For many eBook enthusiasts, especially among the early adopter crowd, the Sony PRS-505 set the standard for eReaders until this time.  In terms of weight, durability, screen quality, software, etc, it was simply the best to be had.  Ignore later Sony models, seriously.  According to many reviews, including at least one very well written direct comparison, the only remaining point of shortcoming for the Kindle is the lack of ePub compatibility.  These sorts of comparisons are amazingly valuable for both eBook fanatics and newcomers since they tend to pare down the block of seemingly new and amazing features to what is really going to end up being important over the course of years of use.  If a functional Kindle is now noticeably better than the device that has long been the fallback for users “in the know”, it’s impressive.

3.  The Feel

Now that it’s shrunk down, in terms of size and weight, the Kindle is even more like your average paperback in terms of size and experience.  People are noticing.  If you’ve been on the fence because you’d miss the feel of your favorite book too much, it might finally be time to give it a try.  No more wrist strain, page turn delay that is far less than turning an actual page would be, and a screen that is no longer significantly distinguishable from a paper book in terms of contrast?  Little room for complaint.

Final Verdict

Honestly, I’ll leave that to you.  It is definitely possible to say that this is the best time yet to be buying an eBook reader.  Is the new Kindle sufficiently great to be worth upgrading from the previous generation or your Nook?  Dunno.  Is it good enough for a first eReader?  I’d say it’s an obvious yes, but I’m writing a blog about eReaders so there’s an implied partiality in what I have to say anyway.  Click a link, check the reviews for yourself, maybe ask a few questions if you need to.  I think most people will be pleased.

Warren Buffett told CNBC that he’ll “probably” get a Kindle as he “edges” his way into 21st century technology

Today Warren Buffett told CNBC that he’ll “probably” get a Kindle as he “edges” his way into 21st century technology. Warren Buffet said he was impressed with the Kindle after hearing “wildly enthusiastic” reviews by attendees at Herb Allen’s annual gathering of the rich and famous in Sun Valley, Idaho. He would have been even more impressed if he discovered the number of books about him that are currently available in Kindle Store

Below is part of the transcript.


Julia Boorstin: I should start off with a question about this conference. I heard this morning that the Kindle is a big topic, talking about the publishing industry changing, and (Amazon CEO) Jeff Bezos made a presentation. I heard you don’t even have a cell phone. What do you think of the Kindle?

Julia: You do!

Buffett: It’s an 1893 model, I think. Alexander Graham Bell gave this to me personally. (Laughs.)

Julia: Does this mean you’re going to be getting a Kindle?

Buffett: I probably will, after hearing about it today. And I ran into a number of people that have Kindles and who are just in love with them. In fact, a woman that is the wife of another attendee here, came in on the plane with us, and she was using a Kindle and was wildly enthusiastic about it.

Julia: So this is going to be your new technology?

Buffett: Well, who knows? I mean, I kind of edge into technology. I’m just getting into the 20th century. I’ll be working on the 21st century pretty soon, yeah. (Laughs.)

Julia: What is the mood at this conference this year?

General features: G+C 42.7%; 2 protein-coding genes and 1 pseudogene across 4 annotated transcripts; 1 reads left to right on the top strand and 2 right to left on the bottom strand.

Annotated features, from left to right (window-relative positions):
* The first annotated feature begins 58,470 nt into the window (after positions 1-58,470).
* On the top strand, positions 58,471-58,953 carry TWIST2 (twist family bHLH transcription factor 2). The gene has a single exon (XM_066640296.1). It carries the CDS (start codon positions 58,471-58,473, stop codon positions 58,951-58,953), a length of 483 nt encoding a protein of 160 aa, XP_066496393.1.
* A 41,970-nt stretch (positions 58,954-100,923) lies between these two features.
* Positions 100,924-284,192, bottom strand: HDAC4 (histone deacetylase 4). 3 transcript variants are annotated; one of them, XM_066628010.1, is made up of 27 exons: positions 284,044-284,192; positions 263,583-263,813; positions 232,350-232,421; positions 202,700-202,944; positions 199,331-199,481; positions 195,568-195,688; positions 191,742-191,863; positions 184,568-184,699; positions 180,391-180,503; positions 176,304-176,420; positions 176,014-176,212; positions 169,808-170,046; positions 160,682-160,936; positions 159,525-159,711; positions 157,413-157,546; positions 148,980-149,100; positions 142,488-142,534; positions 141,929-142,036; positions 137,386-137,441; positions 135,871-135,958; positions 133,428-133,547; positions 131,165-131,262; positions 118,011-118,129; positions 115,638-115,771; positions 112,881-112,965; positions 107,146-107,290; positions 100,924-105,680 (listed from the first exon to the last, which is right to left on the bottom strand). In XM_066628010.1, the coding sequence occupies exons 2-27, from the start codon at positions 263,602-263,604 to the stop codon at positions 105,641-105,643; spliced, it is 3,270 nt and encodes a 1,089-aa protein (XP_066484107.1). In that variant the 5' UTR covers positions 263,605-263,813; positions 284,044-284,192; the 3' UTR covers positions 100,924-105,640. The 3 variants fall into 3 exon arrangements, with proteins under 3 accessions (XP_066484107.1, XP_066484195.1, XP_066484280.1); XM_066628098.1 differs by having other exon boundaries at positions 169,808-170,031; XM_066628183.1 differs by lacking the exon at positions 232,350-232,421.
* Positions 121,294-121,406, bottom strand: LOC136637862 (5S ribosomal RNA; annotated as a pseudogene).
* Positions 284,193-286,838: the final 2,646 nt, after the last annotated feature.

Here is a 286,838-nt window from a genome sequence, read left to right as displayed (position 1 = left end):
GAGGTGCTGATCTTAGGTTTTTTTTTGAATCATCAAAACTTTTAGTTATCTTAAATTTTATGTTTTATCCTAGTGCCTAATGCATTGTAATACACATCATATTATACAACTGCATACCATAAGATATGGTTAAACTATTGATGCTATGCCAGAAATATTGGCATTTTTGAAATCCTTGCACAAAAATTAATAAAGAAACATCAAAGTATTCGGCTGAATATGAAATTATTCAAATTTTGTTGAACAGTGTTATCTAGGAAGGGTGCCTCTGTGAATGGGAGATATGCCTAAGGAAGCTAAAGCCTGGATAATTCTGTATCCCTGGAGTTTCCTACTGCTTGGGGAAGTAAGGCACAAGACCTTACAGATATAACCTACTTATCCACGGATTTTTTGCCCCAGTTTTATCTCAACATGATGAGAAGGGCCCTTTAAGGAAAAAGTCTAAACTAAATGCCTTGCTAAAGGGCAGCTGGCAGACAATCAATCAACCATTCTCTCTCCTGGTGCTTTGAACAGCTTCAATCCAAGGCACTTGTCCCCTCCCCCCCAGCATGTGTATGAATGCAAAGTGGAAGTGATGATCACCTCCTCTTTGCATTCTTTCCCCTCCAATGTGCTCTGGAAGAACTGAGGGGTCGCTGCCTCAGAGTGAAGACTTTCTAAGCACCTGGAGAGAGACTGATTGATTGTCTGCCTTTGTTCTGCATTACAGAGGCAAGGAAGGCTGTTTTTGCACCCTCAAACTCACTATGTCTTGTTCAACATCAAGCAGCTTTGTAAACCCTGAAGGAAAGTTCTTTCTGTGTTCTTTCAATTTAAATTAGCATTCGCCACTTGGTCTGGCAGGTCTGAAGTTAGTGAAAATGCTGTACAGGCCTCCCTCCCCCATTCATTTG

Buffett: Well, the mood .. I would say that people just love being here. That’s what happens. I was at a barbeque last night and everybody had such a good time. So I have not yet heard a discouraging word, as we say in Wyoming. (Laughs.) But, I’m sure some of the people have got their own problems in their own businesses, but nobody’s talked about it yet.

For the complete story and transcript go to the story on CNBC.

Save the Planet with a Kindle

save the planet

Have you considered that in this digital age we live in how much paper mail you receive and throw away every day? from invoices, receipts, newspapers, junk-mail, bills…. Imagine how many acres of rainforest we could save if we moved completely digital. Theoretically your Kindle (or a Kindle like device) could be used to pay your bills, receive and send invoices and receipts all this would add up and reduces our waste saving precious trees.

Could Kindle become a planet saving device?

Sunday Night Links #2: 30 December 2007

Welcome to the second instalment of Sunday Night Links! Every Sunday night we will bring you Kindle links from around the web. Compiled form blogs, magazines, main stream media and other sources, we hope this link list will give you a definitive overview of what’s new regarding Kindle and what the ever growing Kindle community is talking about.

Kindle Crashed, No One at Customer Support? – Kindle Customer Discussions Forum

Can e-books finally take over their printed counterparts? – Today Publishing

Andy Ihnatko is Amazon’s Worst Nightmare – David Dougan

Mitchell Unboxes the Kindle and Complains about it! – Youtube

Kindle Unboxing Gallery – Gearlive

Kindle Self-Publishing – zuleikhajami @ livejournal

Don’t let DRM get between you and a good book – semabooks

Anyone find an aftermarket case for the Kindle – Google Groups

Kindle: Those Ubiquitous Page Control Buttons – The Kindle Reader

Get Kindle format books by trading in Adobe titles? Or Mobi or others? – Teleread

Another Perspective on the Kindle – Law School Innovation

Sunday Night Links #1: 23 December 2007

Welcome to the first instalment of Sunday Night Links! As the week draws to a close, every Sunday night we will bring you Kindle links from around the web. Compiled form blogs, magazines, main stream media and other sources, we hope this link list will give you a definitive overview of what’s new regarding Kindle and what the community is talking about.

15 Things I Just Learned About the Amazon Kindle – BoingBoing

The PR Revolution Amazon’s Kindle May Be Bringing – Influential Marketing Blog

Kindle Gaming? The Hidden Game – Kindle Reader

Amazon Kindle Real-Life Review (Verdict: Lightweight, Long Lasting and Easy to Grip… In Bed) – Gizmodo

Which eBook Reader is the Best?
– Slashdot

10 Lessons in Innovation from Amazon’s Kindle –

Kindle can light up your life – Chicago Sun Times

And finally on a more festive note, Merry Christmas to all our readers! So here is an amusing video for you to watch…